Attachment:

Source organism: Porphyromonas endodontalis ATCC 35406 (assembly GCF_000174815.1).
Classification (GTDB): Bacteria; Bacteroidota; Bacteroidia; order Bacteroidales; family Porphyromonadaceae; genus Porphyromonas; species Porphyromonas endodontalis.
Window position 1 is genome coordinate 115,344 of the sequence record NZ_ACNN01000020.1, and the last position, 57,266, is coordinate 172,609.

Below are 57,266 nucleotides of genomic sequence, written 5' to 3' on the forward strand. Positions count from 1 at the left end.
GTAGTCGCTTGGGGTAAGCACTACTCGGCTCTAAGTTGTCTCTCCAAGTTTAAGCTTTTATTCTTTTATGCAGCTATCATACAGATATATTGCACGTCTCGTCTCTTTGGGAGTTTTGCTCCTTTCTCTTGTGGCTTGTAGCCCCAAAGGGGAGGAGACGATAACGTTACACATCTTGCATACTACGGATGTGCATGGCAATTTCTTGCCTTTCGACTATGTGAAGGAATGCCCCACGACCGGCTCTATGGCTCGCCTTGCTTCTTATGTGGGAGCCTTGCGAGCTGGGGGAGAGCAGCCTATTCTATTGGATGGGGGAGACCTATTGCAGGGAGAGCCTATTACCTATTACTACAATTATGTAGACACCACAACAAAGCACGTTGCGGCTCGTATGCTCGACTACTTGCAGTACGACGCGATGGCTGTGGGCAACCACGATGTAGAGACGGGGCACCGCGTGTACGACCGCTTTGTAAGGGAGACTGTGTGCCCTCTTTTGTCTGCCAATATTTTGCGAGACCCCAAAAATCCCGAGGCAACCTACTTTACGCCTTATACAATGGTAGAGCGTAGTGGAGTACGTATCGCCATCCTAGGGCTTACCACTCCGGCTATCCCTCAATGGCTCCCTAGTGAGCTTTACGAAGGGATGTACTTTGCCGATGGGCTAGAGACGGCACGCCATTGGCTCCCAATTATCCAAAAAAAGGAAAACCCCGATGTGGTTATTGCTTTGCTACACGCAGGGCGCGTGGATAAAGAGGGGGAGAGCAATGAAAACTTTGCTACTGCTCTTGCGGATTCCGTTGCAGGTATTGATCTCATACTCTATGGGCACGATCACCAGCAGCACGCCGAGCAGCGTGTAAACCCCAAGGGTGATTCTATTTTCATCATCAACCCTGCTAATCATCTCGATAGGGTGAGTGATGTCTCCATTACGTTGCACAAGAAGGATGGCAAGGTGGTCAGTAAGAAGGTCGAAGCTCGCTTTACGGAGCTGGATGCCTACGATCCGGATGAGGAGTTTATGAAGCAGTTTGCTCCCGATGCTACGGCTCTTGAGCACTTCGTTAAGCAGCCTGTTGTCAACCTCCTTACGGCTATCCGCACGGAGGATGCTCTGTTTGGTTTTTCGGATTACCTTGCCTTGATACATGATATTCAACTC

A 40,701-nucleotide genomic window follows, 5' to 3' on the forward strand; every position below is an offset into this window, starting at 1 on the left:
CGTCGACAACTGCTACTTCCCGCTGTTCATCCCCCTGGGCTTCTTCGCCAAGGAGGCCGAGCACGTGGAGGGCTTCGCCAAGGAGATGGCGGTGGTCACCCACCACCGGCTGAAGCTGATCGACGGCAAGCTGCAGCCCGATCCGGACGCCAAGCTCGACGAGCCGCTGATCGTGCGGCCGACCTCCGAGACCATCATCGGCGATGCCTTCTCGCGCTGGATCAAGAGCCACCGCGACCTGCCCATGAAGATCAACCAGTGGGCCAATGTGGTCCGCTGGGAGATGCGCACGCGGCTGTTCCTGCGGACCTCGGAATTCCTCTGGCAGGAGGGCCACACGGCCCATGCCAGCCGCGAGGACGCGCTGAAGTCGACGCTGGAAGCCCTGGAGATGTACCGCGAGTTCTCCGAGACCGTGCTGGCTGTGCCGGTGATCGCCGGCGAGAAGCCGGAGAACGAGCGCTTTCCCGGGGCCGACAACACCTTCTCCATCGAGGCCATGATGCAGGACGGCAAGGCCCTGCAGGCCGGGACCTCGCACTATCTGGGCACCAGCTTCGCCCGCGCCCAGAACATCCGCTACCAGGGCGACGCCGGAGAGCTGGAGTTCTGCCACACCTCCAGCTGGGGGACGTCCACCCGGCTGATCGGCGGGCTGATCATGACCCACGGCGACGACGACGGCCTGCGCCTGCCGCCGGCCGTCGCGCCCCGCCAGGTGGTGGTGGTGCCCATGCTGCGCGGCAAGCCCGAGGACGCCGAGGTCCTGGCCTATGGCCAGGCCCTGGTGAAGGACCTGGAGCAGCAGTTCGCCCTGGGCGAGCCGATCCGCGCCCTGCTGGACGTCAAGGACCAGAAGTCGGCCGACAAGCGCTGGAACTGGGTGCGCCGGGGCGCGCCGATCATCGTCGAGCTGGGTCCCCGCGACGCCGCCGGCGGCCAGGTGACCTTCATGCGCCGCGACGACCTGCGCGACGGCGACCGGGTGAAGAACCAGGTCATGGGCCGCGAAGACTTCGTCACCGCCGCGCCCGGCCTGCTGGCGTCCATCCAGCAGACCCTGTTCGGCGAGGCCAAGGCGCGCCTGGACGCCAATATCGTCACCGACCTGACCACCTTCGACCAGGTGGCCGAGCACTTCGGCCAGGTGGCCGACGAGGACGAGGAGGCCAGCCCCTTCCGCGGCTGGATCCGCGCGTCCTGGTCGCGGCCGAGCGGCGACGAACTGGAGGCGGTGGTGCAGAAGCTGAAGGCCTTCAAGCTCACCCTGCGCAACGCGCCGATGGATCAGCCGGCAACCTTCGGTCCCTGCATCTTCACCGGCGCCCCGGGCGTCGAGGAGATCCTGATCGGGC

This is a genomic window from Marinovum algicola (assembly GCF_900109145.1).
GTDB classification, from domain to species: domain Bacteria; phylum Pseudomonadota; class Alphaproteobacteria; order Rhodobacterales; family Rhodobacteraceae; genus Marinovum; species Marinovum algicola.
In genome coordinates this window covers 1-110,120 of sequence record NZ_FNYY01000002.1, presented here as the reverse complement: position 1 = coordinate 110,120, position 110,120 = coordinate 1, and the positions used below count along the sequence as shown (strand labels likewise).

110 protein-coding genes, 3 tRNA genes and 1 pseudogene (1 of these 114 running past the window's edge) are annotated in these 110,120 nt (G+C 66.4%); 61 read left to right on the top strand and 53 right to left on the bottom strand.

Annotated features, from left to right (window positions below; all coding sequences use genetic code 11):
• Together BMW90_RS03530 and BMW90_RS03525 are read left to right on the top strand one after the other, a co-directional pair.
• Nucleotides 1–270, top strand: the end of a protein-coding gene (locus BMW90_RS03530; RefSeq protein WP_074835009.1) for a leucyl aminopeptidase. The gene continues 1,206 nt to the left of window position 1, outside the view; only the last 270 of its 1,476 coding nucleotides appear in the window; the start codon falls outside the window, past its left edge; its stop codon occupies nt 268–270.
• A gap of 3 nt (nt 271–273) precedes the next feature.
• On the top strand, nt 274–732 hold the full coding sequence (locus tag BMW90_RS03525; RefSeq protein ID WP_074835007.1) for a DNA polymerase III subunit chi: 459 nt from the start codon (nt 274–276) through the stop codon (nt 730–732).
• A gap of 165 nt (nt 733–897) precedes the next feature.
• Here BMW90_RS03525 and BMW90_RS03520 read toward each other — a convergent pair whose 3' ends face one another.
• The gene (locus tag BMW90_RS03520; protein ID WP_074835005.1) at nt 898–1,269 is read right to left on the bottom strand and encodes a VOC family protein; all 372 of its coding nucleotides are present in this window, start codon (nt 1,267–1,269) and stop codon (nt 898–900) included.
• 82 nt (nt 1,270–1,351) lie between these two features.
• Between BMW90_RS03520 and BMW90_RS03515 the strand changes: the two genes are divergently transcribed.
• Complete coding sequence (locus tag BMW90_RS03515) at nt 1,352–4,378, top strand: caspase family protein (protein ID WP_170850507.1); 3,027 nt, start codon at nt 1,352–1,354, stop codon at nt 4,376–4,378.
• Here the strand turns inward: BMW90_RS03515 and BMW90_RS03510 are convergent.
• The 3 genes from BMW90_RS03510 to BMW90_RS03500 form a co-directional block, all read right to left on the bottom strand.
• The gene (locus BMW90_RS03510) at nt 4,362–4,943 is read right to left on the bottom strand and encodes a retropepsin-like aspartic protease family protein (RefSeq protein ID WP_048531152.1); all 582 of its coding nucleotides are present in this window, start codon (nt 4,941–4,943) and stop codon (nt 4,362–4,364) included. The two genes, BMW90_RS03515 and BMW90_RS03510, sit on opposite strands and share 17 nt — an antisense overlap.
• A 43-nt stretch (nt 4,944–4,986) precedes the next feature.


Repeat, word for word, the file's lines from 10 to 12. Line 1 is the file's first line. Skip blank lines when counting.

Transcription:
In genome coordinates this window covers 1-110,120 of sequence record NZ_FNYY01000002.1, presented here as the reverse complement: position 1 = coordinate 110,120, position 110,120 = coordinate 1, and the positions used below count along the sequence as shown (strand labels likewise).

110 protein-coding genes, 3 tRNA genes and 1 pseudogene (1 of these 114 running past the window's edge) are annotated in these 110,120 nt (G+C 66.4%); 61 read left to right on the top strand and 53 right to left on the bottom strand.

Annotated features, from left to right (window positions below; all coding sequences use genetic code 11):